2005 Rol Valentin, St-Emilion

SKU #1108337 95 points Wine Spectator

 Black licorice, tar and fresh mushroom aromas lead to a full-bodied palate, with soft, velvety tannins and a long, caressing finish. Balanced and juicy. Velvety and attractive, yet powerful and structured. Best after 2016. (JS)  (3/2008)

93 points Stephen Tanzer's International Wine Cellar

 Good deep red-ruby. Wild aromas of blackberry, dark raspberry, mocha and meat. Sappy, penetrating and deep, with highly concentrated flavors of dark raspberry, truffle, game, minerals and flowers. Offers a superb blend of richness, creamy sweetness and acidity. Finishes very broad and very long, with considerable power. This is downright sexy juice but should really be laid down for at least a decade. 'The 2000 still needs ten years, and you should forget about the 2005 for a long time,' noted Prissette, who added that the 2002 is tasting great right now. (ST)  (5/2008)

92 points Robert Parker's Wine Advocate

 A sexy, full-bodied, very drinkable style of 2005, Eric Prissette’s 2005 Rol Valentin displays loads of black cherry fruit, licorice, Christmas fruitcake and spice. Full-bodied and opulent, it can be drunk over the next 10-15 years. (RP)  (6/2015)

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Price: $79.99

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Cabernet Sauvignon and Blends

- Cabernet Sauvignon has come a long way from its role as a blending varietal, however dominant, in the wines of Bordeaux. Today it is the most planted red varietal in the world. Identified as a descendent of Cabernet Franc and Sauvignon Blanc, the late-ripening Cabernet Sauvignon needs to be planted in warmer climates to fully ripen. Its small berries can easily be identified for their distinctive blue color, thick skins and high tannins. And while the varietal has its own definitive characteristics: green pepper-like aromas and black currant flavors among them, it is perhaps most prized for its ability to convey terroir, vintage and winemaking. A relatively new varietal, Cabernet Sauvignon started making inroads into the wines of the Médoc and Graves in the late-18th century. Today it is also dominant in the up-and-coming Entre-Deux-Mers region of Bordeaux and can also be found in Southwest France. It is the companion varietal to Sangiovese in Italy's Super Tuscans and is planted all over Europe, stretching to lesser-known winegrowing regions like Russia and Lebanon. In the Americas Cabernet Sauvignon has found champions in every nook and cranny of California and among winemakers in Washington, where it complements plantings of Merlot. In South America, Cab thrives in Chile, but can also be found in smaller amounts in Argentina and even in Mexico.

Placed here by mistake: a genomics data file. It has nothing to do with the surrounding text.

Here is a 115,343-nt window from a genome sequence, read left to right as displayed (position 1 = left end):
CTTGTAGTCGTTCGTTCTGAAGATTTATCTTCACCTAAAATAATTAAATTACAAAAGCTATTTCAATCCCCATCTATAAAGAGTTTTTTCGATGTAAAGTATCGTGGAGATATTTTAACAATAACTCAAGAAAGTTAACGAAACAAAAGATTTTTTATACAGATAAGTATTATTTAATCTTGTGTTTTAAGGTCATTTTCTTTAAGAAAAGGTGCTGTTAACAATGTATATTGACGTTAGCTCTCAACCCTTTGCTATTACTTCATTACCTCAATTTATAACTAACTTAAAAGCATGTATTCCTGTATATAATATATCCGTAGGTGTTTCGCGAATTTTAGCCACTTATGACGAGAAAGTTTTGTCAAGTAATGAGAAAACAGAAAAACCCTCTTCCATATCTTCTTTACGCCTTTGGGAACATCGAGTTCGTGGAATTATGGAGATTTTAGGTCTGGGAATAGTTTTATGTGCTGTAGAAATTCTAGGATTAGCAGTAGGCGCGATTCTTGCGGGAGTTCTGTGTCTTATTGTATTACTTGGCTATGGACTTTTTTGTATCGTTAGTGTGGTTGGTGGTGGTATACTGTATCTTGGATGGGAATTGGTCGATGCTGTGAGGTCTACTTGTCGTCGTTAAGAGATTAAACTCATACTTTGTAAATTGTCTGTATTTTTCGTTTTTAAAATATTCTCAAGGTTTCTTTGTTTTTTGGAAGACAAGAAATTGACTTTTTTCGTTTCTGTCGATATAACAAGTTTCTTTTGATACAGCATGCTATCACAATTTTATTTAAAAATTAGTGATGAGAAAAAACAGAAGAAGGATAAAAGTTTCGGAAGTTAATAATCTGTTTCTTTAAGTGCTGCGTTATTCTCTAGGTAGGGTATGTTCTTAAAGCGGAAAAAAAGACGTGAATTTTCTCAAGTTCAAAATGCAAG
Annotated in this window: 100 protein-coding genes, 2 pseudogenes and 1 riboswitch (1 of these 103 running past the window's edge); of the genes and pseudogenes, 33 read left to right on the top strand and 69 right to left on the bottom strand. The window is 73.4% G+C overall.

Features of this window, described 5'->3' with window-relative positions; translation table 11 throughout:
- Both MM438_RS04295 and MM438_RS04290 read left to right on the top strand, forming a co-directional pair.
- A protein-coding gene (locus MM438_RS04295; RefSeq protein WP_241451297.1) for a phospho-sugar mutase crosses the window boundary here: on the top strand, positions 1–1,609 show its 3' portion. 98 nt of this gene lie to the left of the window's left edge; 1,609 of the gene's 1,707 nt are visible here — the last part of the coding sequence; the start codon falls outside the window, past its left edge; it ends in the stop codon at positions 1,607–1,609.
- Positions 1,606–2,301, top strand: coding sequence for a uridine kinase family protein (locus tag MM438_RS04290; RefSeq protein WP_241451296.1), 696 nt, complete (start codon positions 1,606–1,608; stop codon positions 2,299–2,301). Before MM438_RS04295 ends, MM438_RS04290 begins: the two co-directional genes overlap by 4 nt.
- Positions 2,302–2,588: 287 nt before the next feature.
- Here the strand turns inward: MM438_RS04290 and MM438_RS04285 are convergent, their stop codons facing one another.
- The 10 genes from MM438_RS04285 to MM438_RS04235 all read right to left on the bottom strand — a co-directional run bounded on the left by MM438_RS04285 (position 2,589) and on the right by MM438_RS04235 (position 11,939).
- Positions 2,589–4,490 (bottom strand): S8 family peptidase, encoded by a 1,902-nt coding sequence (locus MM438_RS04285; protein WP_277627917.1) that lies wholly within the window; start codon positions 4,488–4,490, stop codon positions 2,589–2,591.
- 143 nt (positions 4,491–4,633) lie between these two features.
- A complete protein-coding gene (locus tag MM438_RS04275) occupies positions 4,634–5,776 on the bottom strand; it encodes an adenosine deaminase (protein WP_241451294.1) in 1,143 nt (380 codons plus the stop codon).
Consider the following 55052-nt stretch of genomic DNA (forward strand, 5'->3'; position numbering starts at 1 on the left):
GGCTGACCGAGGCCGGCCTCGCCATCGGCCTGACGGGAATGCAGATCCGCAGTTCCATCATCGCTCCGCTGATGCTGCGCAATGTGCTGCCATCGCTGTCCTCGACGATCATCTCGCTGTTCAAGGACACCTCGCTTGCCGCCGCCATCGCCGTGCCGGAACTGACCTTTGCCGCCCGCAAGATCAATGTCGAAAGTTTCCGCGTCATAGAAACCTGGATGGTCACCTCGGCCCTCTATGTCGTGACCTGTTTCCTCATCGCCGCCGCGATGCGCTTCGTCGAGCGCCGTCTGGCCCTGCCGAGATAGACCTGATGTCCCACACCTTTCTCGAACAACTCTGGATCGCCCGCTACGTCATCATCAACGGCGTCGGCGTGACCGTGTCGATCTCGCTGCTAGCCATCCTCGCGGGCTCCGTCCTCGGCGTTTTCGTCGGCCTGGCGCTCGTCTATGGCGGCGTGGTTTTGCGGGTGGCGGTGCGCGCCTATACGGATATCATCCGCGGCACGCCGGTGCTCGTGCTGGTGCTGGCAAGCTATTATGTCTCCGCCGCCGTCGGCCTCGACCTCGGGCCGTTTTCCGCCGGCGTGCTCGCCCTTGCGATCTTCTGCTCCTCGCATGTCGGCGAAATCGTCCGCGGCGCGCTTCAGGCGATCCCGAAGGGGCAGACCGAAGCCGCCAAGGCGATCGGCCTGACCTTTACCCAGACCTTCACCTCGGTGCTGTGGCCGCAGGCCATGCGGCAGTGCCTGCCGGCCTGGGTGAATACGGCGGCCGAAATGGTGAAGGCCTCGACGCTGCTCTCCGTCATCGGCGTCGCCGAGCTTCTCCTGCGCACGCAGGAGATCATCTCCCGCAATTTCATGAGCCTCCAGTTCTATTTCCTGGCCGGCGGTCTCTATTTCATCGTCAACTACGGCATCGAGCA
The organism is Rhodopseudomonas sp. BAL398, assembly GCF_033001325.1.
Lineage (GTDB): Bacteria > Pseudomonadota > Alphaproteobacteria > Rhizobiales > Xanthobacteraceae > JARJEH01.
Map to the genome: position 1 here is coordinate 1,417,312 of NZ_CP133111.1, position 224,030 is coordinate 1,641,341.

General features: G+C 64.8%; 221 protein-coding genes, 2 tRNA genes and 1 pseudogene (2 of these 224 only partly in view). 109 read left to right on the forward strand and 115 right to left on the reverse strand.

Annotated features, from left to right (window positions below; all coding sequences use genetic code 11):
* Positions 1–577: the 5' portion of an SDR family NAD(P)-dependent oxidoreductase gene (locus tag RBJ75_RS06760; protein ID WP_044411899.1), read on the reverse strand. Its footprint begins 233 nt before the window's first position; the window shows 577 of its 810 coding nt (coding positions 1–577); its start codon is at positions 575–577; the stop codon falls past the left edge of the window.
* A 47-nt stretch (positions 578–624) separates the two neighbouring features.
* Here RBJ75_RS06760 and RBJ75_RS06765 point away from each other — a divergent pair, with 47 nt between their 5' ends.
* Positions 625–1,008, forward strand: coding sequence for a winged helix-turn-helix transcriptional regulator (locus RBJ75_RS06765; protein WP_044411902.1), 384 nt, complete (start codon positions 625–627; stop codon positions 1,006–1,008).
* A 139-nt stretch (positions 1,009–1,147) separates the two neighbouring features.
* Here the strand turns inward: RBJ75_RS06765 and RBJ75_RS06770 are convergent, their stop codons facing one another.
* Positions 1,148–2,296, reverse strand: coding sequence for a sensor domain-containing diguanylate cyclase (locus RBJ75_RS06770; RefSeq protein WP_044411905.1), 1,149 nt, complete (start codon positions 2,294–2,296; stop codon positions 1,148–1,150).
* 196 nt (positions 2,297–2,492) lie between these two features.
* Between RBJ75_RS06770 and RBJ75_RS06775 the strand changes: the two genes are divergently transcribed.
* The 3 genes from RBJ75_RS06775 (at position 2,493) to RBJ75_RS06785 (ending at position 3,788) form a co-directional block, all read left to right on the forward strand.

- When it comes to wine, France stands alone. No other country can beat it in terms of quality and diversity. And while many of its Region, Bordeaux, Burgundy and Champagne most obviously, produce wine as rare, as sought-after and nearly as expensive as gold, there are just as many obscurities and values to be had from little known appellations throughout the country. To learn everything there is to know about French wine would take a lifetime. To understand and appreciate French wine, one only has to begin tasting them.


Specific Appellation:

Saint Emilion